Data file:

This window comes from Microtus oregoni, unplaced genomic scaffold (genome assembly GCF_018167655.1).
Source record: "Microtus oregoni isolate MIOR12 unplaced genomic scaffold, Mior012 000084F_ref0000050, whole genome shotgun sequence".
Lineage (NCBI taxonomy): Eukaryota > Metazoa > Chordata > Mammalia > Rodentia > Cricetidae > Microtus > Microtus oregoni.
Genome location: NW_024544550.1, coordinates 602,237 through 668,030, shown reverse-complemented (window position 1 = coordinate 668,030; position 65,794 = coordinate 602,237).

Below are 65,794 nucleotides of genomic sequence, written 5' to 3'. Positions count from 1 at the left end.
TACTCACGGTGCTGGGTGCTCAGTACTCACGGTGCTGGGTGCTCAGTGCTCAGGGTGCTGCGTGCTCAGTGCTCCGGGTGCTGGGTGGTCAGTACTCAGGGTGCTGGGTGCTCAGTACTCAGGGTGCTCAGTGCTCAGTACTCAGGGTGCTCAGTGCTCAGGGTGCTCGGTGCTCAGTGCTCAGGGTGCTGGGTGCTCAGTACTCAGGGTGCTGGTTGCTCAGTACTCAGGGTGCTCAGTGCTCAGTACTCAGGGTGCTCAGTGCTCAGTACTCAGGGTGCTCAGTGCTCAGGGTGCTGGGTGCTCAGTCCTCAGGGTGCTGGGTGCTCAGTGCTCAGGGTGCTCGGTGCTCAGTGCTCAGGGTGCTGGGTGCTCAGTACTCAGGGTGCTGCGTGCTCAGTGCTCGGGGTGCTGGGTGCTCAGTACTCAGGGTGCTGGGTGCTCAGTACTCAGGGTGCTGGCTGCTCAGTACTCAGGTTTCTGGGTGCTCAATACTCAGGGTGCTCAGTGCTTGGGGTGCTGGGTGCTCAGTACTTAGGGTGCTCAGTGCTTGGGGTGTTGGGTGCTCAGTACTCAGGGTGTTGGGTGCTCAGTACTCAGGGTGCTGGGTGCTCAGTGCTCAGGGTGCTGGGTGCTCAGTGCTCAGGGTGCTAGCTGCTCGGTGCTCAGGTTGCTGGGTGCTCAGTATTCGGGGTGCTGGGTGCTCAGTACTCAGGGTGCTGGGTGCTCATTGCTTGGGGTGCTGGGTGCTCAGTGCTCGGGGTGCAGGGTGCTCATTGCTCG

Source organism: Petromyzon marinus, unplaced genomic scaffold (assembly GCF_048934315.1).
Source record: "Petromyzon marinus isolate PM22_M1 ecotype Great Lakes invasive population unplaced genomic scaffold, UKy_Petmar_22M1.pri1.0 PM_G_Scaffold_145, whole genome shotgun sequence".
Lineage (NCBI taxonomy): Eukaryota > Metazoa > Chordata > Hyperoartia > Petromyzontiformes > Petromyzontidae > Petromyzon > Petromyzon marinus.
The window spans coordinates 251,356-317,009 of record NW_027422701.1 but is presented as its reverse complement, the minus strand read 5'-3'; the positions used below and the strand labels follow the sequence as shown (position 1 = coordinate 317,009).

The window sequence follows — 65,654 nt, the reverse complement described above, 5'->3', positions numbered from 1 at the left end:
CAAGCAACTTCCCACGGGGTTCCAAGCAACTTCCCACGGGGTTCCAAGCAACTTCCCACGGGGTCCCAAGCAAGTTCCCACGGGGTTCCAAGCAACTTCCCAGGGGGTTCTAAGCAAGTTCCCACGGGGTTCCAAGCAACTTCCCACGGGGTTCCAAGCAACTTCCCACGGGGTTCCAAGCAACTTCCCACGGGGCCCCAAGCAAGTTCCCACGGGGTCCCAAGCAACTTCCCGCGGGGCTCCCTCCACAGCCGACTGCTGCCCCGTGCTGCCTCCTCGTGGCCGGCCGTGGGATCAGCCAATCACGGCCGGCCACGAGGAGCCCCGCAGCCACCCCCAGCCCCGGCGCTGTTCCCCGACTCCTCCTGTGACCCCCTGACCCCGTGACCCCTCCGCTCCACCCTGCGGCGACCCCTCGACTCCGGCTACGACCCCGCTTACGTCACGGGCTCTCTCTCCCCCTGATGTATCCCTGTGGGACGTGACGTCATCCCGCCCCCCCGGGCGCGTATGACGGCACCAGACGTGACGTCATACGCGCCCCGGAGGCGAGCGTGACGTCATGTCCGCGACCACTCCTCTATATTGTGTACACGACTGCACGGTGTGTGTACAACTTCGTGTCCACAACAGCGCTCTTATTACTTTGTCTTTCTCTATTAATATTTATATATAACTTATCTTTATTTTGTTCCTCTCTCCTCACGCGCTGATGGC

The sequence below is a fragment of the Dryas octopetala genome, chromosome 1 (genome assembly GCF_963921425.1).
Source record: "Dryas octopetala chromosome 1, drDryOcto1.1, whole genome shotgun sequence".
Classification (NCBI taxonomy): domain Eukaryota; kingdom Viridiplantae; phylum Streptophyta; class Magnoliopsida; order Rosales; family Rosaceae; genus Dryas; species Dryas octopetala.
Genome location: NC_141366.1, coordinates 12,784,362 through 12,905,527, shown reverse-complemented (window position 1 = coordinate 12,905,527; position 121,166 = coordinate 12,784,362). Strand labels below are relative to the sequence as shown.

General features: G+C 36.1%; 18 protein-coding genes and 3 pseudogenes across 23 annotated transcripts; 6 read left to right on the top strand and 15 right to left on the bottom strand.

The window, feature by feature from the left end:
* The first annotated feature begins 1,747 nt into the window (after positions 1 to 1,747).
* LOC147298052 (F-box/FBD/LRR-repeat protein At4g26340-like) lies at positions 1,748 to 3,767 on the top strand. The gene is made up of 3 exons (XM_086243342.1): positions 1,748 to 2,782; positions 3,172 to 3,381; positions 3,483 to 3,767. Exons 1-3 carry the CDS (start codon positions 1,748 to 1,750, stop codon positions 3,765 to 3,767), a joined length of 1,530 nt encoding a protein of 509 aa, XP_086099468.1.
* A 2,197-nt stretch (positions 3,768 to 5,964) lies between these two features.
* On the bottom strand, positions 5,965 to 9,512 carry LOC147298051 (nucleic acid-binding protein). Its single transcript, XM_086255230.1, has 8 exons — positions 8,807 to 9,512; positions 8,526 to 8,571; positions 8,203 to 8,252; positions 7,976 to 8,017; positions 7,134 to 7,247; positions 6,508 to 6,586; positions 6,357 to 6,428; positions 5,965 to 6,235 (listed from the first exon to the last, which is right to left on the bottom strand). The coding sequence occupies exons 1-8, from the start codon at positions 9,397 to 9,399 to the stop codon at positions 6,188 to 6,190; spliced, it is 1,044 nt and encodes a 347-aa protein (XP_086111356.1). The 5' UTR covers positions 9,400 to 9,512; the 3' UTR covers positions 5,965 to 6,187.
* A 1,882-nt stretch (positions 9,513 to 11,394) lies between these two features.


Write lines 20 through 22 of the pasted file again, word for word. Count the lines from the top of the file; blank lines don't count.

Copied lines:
* LOC147298052 (F-box/FBD/LRR-repeat protein At4g26340-like) lies at positions 1,748 to 3,767 on the top strand. The gene is made up of 3 exons (XM_086243342.1): positions 1,748 to 2,782; positions 3,172 to 3,381; positions 3,483 to 3,767. Exons 1-3 carry the CDS (start codon positions 1,748 to 1,750, stop codon positions 3,765 to 3,767), a joined length of 1,530 nt encoding a protein of 509 aa, XP_086099468.1.
* A 2,197-nt stretch (positions 3,768 to 5,964) lies between these two features.
* On the bottom strand, positions 5,965 to 9,512 carry LOC147298051 (nucleic acid-binding protein). Its single transcript, XM_086255230.1, has 8 exons — positions 8,807 to 9,512; positions 8,526 to 8,571; positions 8,203 to 8,252; positions 7,976 to 8,017; positions 7,134 to 7,247; positions 6,508 to 6,586; positions 6,357 to 6,428; positions 5,965 to 6,235 (listed from the first exon to the last, which is right to left on the bottom strand). The coding sequence occupies exons 1-8, from the start codon at positions 9,397 to 9,399 to the stop codon at positions 6,188 to 6,190; spliced, it is 1,044 nt and encodes a 347-aa protein (XP_086111356.1). The 5' UTR covers positions 9,400 to 9,512; the 3' UTR covers positions 5,965 to 6,187.